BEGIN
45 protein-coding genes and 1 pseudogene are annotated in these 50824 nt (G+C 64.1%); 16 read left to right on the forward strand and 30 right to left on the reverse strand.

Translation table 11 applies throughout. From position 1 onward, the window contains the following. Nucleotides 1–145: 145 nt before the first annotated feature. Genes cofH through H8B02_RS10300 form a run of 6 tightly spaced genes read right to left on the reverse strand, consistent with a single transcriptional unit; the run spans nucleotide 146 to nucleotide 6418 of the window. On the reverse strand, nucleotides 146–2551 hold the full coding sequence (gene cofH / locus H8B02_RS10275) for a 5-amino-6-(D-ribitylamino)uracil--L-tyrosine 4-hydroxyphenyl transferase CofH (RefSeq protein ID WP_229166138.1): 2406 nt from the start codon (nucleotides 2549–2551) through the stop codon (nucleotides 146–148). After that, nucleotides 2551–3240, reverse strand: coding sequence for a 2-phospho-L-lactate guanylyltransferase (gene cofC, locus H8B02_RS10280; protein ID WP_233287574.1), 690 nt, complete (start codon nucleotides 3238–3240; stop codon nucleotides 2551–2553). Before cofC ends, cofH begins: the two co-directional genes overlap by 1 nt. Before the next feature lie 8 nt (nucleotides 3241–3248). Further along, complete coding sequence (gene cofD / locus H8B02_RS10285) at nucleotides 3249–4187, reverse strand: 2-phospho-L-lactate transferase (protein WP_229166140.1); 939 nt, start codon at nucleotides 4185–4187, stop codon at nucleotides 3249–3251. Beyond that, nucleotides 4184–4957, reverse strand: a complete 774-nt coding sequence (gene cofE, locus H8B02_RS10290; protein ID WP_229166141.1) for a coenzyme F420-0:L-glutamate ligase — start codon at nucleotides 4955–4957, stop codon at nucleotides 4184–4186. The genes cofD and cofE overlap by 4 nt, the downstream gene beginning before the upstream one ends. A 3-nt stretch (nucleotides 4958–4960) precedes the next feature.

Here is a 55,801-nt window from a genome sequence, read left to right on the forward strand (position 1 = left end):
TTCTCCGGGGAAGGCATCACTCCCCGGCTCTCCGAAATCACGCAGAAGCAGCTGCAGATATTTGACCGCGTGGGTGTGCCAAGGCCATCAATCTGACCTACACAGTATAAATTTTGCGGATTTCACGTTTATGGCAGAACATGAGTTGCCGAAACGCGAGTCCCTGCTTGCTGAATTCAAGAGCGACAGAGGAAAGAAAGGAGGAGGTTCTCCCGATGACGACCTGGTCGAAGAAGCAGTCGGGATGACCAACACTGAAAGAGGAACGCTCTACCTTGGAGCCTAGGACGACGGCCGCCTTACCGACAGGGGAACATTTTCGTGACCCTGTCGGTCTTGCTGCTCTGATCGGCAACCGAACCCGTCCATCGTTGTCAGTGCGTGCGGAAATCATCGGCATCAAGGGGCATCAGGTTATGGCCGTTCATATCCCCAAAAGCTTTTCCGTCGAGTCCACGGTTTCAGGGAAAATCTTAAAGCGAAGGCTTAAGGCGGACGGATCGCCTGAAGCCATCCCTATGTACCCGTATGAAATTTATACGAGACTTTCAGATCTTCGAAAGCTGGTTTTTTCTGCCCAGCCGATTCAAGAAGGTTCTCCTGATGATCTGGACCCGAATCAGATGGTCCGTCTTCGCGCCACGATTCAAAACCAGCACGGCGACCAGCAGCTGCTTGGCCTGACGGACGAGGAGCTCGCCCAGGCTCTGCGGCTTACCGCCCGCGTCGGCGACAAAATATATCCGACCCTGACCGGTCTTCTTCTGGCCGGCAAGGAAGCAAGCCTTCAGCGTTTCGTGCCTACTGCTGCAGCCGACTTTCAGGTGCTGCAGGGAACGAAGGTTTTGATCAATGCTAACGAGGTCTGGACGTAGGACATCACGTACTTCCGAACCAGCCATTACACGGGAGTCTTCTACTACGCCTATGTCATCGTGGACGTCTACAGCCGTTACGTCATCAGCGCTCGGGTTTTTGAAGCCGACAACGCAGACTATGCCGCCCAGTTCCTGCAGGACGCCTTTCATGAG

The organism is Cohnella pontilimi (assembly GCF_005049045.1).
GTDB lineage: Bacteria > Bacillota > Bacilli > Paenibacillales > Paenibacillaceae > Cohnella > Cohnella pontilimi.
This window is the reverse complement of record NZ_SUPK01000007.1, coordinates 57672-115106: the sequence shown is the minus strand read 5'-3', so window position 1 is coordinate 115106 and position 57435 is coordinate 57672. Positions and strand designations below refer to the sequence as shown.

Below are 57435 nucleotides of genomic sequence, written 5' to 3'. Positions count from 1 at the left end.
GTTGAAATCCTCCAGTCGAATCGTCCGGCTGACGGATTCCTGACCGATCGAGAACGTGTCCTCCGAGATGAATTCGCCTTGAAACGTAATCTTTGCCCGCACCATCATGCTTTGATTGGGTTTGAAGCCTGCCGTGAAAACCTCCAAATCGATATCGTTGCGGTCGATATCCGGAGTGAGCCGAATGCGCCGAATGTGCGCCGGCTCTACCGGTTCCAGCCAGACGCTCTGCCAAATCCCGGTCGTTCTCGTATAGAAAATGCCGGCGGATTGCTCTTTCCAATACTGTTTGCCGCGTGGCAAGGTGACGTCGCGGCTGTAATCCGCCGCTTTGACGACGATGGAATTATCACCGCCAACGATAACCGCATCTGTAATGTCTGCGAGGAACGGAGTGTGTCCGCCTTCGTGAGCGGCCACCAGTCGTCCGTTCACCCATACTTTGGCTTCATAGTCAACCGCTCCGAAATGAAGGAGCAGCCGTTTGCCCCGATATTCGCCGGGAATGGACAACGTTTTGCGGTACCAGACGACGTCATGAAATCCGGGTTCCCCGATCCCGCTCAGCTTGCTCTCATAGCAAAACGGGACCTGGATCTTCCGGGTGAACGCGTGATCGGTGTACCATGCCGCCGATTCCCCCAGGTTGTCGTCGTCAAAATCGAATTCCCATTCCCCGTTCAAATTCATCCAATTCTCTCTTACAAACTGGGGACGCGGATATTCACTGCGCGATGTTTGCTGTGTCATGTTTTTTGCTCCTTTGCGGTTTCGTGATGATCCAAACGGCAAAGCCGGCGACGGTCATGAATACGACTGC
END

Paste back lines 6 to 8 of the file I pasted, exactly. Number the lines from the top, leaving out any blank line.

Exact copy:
GTDB lineage: Bacteria > Bacillota > Bacilli > Paenibacillales > Paenibacillaceae > Cohnella > Cohnella pontilimi.
This window is the reverse complement of record NZ_SUPK01000007.1, coordinates 57672-115106: the sequence shown is the minus strand read 5'-3', so window position 1 is coordinate 115106 and position 57435 is coordinate 57672. Positions and strand designations below refer to the sequence as shown.

Below are 57435 nucleotides of genomic sequence, written 5' to 3'. Positions count from 1 at the left end.